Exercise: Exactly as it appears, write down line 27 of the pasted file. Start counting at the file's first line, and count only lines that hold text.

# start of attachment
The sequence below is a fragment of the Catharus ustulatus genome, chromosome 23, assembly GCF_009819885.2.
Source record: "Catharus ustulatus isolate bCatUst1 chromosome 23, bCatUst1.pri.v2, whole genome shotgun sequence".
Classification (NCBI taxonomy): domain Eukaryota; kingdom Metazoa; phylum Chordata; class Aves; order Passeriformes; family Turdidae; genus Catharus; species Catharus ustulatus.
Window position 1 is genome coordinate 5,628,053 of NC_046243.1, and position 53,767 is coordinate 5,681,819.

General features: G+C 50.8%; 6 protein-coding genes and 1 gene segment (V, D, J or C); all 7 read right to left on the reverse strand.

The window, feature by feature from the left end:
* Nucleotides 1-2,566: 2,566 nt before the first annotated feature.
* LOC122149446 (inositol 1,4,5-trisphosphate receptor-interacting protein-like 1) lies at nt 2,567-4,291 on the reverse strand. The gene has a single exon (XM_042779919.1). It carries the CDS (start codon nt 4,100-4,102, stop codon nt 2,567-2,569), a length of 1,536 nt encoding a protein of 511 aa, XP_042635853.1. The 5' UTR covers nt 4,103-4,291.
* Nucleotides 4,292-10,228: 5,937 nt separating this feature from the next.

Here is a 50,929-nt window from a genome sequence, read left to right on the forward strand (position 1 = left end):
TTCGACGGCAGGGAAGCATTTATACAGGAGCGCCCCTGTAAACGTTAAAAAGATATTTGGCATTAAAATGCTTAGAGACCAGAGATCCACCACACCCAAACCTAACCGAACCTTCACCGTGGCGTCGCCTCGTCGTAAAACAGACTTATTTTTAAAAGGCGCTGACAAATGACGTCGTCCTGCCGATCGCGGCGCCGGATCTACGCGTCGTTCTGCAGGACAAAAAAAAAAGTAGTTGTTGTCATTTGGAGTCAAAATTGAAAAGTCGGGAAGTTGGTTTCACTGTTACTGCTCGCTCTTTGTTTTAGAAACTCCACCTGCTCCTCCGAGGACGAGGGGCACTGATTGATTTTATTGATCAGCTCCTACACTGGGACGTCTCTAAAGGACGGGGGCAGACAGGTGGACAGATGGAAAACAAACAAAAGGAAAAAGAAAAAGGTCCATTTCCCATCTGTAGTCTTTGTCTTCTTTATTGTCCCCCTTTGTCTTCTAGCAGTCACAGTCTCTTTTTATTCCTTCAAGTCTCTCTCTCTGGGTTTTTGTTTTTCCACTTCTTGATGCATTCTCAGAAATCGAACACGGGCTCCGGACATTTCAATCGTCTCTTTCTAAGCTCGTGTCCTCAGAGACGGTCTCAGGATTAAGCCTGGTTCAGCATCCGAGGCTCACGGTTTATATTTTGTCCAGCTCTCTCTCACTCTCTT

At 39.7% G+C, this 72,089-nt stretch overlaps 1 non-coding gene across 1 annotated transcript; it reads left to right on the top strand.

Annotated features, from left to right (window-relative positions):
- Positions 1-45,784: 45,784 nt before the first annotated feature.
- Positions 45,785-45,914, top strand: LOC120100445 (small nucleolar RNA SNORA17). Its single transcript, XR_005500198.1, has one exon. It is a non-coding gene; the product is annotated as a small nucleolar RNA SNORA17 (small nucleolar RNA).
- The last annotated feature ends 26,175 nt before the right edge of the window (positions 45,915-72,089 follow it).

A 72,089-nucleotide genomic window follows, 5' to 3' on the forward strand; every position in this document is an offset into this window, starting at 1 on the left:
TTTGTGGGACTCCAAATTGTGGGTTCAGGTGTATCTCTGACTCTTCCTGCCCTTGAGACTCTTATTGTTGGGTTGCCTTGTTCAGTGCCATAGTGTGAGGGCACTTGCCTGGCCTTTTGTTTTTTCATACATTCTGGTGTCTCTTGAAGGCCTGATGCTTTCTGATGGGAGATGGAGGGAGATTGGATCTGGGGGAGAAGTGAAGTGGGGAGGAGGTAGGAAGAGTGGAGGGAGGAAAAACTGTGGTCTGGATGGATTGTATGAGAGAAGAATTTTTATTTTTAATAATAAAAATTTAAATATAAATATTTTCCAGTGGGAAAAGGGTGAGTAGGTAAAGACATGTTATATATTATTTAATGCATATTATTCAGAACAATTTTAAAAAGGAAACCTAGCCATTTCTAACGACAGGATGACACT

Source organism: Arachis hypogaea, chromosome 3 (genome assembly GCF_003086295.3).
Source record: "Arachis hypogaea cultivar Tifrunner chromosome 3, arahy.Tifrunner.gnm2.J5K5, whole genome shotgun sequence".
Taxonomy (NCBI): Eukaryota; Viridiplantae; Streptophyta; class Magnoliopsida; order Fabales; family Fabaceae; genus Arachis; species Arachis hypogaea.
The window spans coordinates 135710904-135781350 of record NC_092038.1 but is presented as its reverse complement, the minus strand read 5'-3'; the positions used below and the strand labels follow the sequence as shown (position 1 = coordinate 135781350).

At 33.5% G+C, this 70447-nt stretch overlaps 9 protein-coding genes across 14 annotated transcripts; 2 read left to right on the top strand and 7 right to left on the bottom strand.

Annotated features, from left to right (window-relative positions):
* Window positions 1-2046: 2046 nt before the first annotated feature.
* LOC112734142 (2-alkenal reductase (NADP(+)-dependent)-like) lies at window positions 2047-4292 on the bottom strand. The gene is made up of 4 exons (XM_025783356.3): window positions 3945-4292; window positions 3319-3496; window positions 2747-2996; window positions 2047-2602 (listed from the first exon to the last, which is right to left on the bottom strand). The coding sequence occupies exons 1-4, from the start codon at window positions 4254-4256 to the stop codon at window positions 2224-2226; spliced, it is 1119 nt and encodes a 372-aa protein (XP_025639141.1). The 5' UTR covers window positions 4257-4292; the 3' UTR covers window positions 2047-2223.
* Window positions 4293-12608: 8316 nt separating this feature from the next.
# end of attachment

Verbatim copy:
* Window positions 4293-12608: 8316 nt separating this feature from the next.